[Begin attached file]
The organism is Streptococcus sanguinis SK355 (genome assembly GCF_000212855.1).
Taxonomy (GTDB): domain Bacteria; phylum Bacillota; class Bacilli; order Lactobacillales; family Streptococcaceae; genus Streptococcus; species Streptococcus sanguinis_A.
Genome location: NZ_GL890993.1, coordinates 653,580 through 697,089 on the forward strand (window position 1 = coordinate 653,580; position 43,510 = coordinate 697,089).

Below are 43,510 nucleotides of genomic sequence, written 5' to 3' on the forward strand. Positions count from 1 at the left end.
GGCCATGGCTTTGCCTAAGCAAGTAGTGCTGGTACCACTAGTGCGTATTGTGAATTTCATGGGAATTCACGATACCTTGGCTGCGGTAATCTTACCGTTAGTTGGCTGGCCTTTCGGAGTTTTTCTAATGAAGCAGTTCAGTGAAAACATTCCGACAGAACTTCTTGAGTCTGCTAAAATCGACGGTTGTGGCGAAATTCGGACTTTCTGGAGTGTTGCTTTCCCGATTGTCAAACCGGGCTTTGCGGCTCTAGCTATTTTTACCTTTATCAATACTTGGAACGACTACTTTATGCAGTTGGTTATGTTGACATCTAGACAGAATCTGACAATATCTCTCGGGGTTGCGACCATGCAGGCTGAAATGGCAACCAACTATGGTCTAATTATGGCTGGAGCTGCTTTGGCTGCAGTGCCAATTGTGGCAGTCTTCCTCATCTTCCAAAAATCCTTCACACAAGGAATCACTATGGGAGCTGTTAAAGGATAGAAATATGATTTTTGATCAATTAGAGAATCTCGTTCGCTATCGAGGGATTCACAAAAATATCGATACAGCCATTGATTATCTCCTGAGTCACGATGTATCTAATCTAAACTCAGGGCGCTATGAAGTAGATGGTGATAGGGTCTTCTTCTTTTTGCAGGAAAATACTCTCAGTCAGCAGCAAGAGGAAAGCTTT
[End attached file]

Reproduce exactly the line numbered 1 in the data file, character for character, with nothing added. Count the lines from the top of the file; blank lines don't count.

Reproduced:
The organism is Streptococcus sanguinis SK355 (genome assembly GCF_000212855.1).